All posts tagged: Abraham Lincoln

Something More Significant

In her 2018 study Leadership in Turbulent Times, historian Doris Kearns Goodwin tackles a subject that could not be more relevant. Drawing on the life and lessons of four U.S. presidents, Goodwin holds up the achievements, foibles, and resilience of Abraham Lincoln, Theodore Roosevelt, Franklin Delano Roosevelt, and Lyndon Johnson. She examines how each came to be known for leadership as they dealt with civil war, the inequalities of the Industrial Age, the twin crises of global economic depression and war, and, finally, the struggle for civil rights. Leadership, in other words, in times of crisis and transformation. Something like the times we are in at the moment. I’m in the midst of reading Goodwin’s study. However, her examination in the opening chapter of the young Abraham Lincoln, and one quality she calls out from that period, came to mind this week after hearing the hate speech of the current resident of the White House directed at Somali Americans in Minnesota. In contrast to the powerful having a sense that they can bully and hurt …

All Men Are Created Equal, Except . . .

Abraham Lincoln wrote a letter in 1855 to Joshua F. Speed that became famous for the future president’s stand against the anti-immigration Know-Nothing Party. Lincoln and Speed met during the 1830s and remained friends even though their views differed on slavery. Speed grew up on a plantation and owned slaves. A turning point in Lincoln’s life that rekindled his interest in politics was the passage of the Kansas-Nebraska Act in 1854, repealing the Missouri Compromise of 1820 and opening the territories to slavery. It was in this context that the 1855 letter was written. In referring to the nativist Know-Nothing Party—which came out of a secret society in the 1850s and was primarily anti-Catholic, xenophobic, and hostile to immigration—Lincoln used his letter to make his point of view very clear: “I am not a Know-Nothing. That is certain. . . .Our progress in degeneracy appears to me to be pretty rapid. As a nation, we begin by declaring that ‘all men are created equal.’ We now practically read it ‘all men are created equal, except …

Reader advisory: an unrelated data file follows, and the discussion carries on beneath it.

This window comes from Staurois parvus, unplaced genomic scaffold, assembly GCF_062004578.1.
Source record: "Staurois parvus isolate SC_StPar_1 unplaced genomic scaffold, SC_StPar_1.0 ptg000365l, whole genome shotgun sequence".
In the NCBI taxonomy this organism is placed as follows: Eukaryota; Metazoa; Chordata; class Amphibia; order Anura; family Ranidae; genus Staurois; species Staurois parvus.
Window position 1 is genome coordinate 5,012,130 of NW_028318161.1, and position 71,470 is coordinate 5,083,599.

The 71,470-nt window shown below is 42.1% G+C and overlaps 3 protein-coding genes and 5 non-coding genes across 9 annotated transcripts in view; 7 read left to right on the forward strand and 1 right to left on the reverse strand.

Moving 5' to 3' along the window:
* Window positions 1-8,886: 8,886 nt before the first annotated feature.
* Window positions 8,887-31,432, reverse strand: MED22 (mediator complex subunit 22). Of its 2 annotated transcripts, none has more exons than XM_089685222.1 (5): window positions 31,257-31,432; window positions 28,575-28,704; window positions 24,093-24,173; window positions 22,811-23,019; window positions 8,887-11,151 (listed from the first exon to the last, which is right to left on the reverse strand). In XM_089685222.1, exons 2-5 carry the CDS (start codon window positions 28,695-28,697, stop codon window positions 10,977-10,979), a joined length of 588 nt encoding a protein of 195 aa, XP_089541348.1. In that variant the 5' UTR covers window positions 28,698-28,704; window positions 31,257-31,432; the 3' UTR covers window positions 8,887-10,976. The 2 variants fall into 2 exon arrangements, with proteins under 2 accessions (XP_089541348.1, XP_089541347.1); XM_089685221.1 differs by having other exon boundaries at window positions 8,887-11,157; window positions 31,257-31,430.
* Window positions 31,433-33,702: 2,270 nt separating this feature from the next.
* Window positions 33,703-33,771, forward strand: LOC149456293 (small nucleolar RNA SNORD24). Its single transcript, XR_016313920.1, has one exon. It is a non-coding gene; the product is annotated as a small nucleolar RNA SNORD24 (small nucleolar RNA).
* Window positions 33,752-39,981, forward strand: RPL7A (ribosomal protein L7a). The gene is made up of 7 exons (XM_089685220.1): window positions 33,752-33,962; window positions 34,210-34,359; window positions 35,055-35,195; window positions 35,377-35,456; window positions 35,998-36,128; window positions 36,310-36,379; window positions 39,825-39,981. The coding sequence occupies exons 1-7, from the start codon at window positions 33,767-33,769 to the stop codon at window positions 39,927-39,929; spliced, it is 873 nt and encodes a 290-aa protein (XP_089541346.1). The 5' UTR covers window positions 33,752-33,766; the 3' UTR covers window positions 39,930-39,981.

Honor Our Children

“Understanding the spirit of our institutions to aim at the elevation of men, I am opposed to whatever tends to degrade them.” This Abraham Lincoln quote, from a letter he wrote prior to his election, was part of my Presidents Day post two years ago. It came back to me as I read today’s news reports about the ongoing humanitarian crisis in this country’s immigration detention centers. In those subhuman camps, degradation of our fellow travelers appears to be not only the result of our actions but the actual policy objective. If immigrating to the U.S. is seen as difficult, the thinking goes, perhaps fewer will attempt the journey. We may say, “We’re better than this.” But at the moment, this is what we are as a country. Our institutions are under attack, not only in spirit but at the very core of their existence. We have purported leaders who only want to elevate people who look, think, and act like themselves, conveniently forgetting the “self-evident truth” that “all men are created equal.” As they …

An Education in the Obvious

In the midst of one of the most turbulent weeks in our recent civic life, I attended the play Lincolnesque last Saturday at Washington’s Keegan Theatre.  First released in 2009, this new production couldn’t have come at a better time.  Here’s the synopsis: “Leo has more on his plate than he can handle. He is a speechwriter for an endangered mediocre Congressman, in the final month before a do-or-die mid-term election. His new boss Carla is a dominating message maven who has been brought in from the corporate world to try and save the campaign. And his brother Francis is a psychiatric outpatient recently released from St. Elizabeth’s Hospital, despite having a powerful delusion that he is Abraham Lincoln. Desperate for inspiration, Leo turns to Francis for help writing “Lincolnesque” speeches, hoping that Lincoln’s transformative oratory will revive his boss’s career.” Playwright John Strand uses humor and plot twists to bring Leo and Carla to the point of stealing Francis’ “Lincolnesque” citations for the final campaign speech that puts the Congressman over the top.  The …